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London's Sewer-Blocking 'Fatbergs' Are Going to Be Turned Into Biodiesel
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UK officials can't exactly transform the Whitechapel fatberg—a 143-ton trash mass lurking in London's sewer system—into treasure, but they can turn it into fuel. As The Guardian reports, Scottish biodiesel producer Argent Energy plans to convert parts of the noxious blockage into an environmentally friendly energy source.

For the uninitiated, fatbergs (which get their names from a portmanteau of "fat" and "icebergs") are giant, solid blobs of congealed fat, oil, grease, wet wipes, and sanitary products. They form in sewers when people dump cooking byproducts down drains, or in oceans when ships release waste products like palm oil. These sticky substances combine with floating litter to form what could be described as garbage heaps on steroids.

Fatbergs wash up on beaches, muck up city infrastructures, and are sometimes even removed with cranes from sewer pipes as a last resort. Few—if any—fatbergs, however, appear to be as potentially lethal as the one workers recently discovered under London's Whitechapel neighborhood. In a news release, private utility company Thames Water described the toxic mass as "one of the largest ever found, with the extreme rock-solid mass of wet wipes, nappies, fat and oil weighing the same as 11 double-decker buses."

Ick factor aside, the Whitechapel fatberg currently blocks a stretch of Victorian sewer more than twice the length of two fields from London's Wembley Stadium. Engineers with jet hoses are working seven days a week to break up the fatberg before sucking it out with tankers. But even with high-pressure streams, the job is still akin to "trying to break up concrete," says Matt Rimmer, Thames Water's head of waste networks.

The project is slated to end in October. But instead of simply disposing of the Whitechapel fatberg, officials want to make use of it. Argent Energy—which has in the past relied on sources like rancid mayonnaise and old soup stock—plans to process fatberg sludge into more than 2600 gallons of biodiesel, creating "enough environmentally friendly energy to power 350 double-decker Routemaster buses for a day," according to Thames Water.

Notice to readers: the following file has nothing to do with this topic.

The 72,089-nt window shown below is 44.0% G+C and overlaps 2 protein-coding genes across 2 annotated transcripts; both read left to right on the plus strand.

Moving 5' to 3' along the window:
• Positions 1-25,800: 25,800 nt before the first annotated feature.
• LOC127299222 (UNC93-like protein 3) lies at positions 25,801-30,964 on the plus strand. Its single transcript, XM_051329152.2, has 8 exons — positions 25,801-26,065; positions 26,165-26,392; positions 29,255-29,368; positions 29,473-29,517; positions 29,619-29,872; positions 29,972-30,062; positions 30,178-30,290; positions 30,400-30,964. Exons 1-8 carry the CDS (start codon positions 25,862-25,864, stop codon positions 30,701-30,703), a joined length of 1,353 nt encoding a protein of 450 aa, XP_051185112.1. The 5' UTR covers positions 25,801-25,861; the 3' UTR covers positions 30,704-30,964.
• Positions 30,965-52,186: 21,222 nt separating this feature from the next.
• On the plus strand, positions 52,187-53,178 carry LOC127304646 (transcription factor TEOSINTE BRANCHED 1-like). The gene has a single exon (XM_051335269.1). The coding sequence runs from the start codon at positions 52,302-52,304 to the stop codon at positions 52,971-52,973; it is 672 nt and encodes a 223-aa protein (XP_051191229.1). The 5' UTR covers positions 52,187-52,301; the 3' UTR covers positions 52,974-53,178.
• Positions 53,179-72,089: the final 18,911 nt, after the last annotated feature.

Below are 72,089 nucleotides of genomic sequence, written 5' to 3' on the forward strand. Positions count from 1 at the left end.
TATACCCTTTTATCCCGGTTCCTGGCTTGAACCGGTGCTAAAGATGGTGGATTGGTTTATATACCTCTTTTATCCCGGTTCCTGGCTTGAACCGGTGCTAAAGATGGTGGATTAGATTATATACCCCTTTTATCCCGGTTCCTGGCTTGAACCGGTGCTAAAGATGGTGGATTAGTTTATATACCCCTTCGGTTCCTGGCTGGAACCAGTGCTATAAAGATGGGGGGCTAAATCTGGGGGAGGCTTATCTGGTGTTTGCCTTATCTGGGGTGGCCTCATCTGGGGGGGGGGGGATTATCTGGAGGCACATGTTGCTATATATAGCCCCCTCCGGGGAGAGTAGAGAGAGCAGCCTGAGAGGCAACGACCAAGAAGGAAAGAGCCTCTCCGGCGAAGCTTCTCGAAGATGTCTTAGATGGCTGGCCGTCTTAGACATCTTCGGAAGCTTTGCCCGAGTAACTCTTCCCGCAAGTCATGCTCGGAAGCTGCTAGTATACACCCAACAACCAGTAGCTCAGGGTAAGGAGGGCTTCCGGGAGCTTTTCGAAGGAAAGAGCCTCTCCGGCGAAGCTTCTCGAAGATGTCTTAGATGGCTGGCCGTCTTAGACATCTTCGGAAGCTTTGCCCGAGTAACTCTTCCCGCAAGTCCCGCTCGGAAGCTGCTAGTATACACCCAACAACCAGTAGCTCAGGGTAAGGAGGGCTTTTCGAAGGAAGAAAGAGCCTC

"Even though they are our worst enemy, and we want them dead completely, bringing fatbergs back to life when we do find them in the form of biodiesel is a far better solution for everyone," said company official Alex Saunders.

In addition to powering buses, the Whitechapel fatberg may also become an unlikely cultural touchstone: The Museum of London is working with Thames Water to acquire a chunk of the fatberg, according to BBC News. The waste exhibit will represent just one of the many challenges facing cities, and remind visitors that they are ultimately responsible for the fatberg phenomenon.

"When it comes to preventing fatbergs, everyone has a role to play," Rimmer says. "Yes, a lot of the fat comes from food outlets, but the wipes and sanitary items are far more likely to be from domestic properties. The sewers are not an abyss for household rubbish."

[h/t The Guardian]

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Restaurant Seeks Donations to Big Mouth Billy Bass Adoption Center
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Kevin Burkett, Flickr // CC BY-SA 2.0

If you’ve ever wondered where all those Big Mouth Billy Bass singing fish that flew off shelves in the early 2000s have gone, take a look inside a Flying Fish restaurant. Each location of the southern seafood chain is home to its own Big Mouth Billy Bass Adoption Center, and they’re always accepting new additions to the collection.

According to Atlas Obscura, the gimmick was the idea of Dallas-based restaurateur Shannon Wynne. He opened his flagship Flying Fish in Little Rock, Arkansas in 2002 when the Big Mouth Billy Bass craze was just starting to wind down. As people grew tired of hearing the first 30 seconds of “Don’t Worry Be Happy” for the thousandth time, he offered them a place to bring their wall ornaments once the novelty wore off. The Flying Fish promises to “house, shelter, love, and protect” each Billy Bass they adopt. On top of that, donors get a free basket of catfish in exchange for the contribution and get their name on the wall. The Little Rock location now displays hundreds of the retired fish.

Today there are nine Flying Fish restaurants in Arkansas, Texas, and Tennessee, each with its own Adoption Center. There’s still space for new members of the family, so now may be the time to break out any Billy Basses that have been collecting dust in your attic since 2004.

And if you’re interested in stopping into Flying Fish for a bite to eat, don’t let the wall of rubber nostalgia scare you off: The batteries from all the fish have been removed, so you can enjoy your meal in peace.